If I recall correctly (and it has been a couple of years now since I really messed with this stuff, and I was cribbing notes at the time), mutex acquisition and release, and CAS, each count as a reasonably strong (write?) barrier.  Now, it could be that the x86oid implementation of this is flawed, but this certainly was the original intent.

I don't have time right now to load the details of how all this works into my headspace right now, but I'd like to point out one possibly-counterintuitive aspect of the BARRIER macro: The body is executed BEFORE the barrier. I don't know if this factors into your design or not. I've always just found it easier to ignore the body parameter.

Umm... And the whole barrier thing might not actually be safe against code motion performed by the compiler. I don't know if the compiler does such things or not, just that it supposedly didn't when the barrier VOPs and macro were originally written.

I also note one worrisome comment about not having a data-dependency barrier in one place, allowing Alpha to re-order things. On non-Alpha, the data-dependency barrier emits no code. On Alpha, it's most likely required. Please add it before someone gets it into their head to start maintaining the Alpha backend.

-- Alastair Bridgewater


On Wed, Apr 16, 2014 at 2:10 AM, Douglas Katzman <dougk@google.com> wrote:
I would have thought that in writing
 (with-mutex (foo)
   some-stuff)
nothing in 'some-stuff' can be perceived as happening before the mutex is grabbed, *and* that all writes in flight within a mutex are flushed to memory as the mutex is released.
Jan Moringen has exposed a bug in globaldb that causes me to think otherwise or else to think that my analysis of something else is flawed, so here's the issue:

In the globaldb rehash algorithm, exactly one thread is elected to rehash an overflowed table, and other threads wait. (This is the infrequent non-lock-free logic obviously)
But it looks like more than one thread can think it is the chosen rehasher.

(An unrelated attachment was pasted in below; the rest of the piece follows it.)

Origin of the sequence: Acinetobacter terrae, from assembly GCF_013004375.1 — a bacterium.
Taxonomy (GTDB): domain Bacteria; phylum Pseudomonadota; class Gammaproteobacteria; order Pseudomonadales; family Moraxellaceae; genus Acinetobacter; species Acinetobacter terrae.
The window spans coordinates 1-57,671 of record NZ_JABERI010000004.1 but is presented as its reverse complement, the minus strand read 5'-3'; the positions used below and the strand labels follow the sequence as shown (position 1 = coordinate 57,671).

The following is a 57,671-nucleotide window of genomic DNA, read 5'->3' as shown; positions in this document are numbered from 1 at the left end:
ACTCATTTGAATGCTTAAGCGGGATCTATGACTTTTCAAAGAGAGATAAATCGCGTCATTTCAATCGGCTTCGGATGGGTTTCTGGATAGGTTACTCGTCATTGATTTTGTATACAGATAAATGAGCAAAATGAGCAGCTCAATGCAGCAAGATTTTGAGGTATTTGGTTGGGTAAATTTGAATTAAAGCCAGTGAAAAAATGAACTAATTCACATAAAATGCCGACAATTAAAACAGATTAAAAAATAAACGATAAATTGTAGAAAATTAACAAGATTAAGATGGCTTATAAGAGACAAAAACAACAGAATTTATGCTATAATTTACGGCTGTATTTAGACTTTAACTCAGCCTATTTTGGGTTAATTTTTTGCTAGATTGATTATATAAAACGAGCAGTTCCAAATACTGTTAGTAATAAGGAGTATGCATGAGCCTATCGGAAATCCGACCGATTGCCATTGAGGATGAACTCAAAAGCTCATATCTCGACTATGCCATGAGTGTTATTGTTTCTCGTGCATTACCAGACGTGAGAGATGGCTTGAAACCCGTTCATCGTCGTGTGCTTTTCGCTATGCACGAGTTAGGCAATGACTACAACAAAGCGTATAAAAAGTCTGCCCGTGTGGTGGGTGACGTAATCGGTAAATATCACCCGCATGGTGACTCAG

They don't try to rehash simultaneously - because mutexes work - but they try one after the other on the same storage vector, which should never happen. This speculation of mine comes from an AVER added to a patched globaldb that rehashing does not try to stomp on a key cell marked as visited.

The first question is whether people concur that in the code in 'info-env-rehash', the only way that a cell key can be marked +unavailable-key+ is if a rehasher put that there. This is done in a loop starting at line # 337 of trunk. The idea is that the rehasher tries to change every 'empty' key to 'unavailable' so that writers who try to claim empty cells fail, and block themselves until rehash completion. Non-empty keys/values get forwarded. Also, info-puthash AVERs that no caller supplies +unavailable-key+

So if it's the case that the rehasher *is* seeing unavailable-key in a key cell, the obvious next conclusion is that two rehashers both want to sweep the old storage.  The test for deciding whether to rehash is simple: having grabbed the mutex, is the storage vector that we _know_ to have overflowed EQ to the same storage vector that is currently in the table?
This is at the comment " ;; any thread could have beaten us to rehashing"
It sure seems like two threads are seeing that test pass. What I want to do is add a write barrier where it says "no write barrier needed" at the end of info-env-rehash and a read barrier a the "could have beaten" comment.
But I want to feel that this is more than just throwing a dart at a dartboard of possible solutions. We have used the same logic in QPX for years and the bug does not happen.



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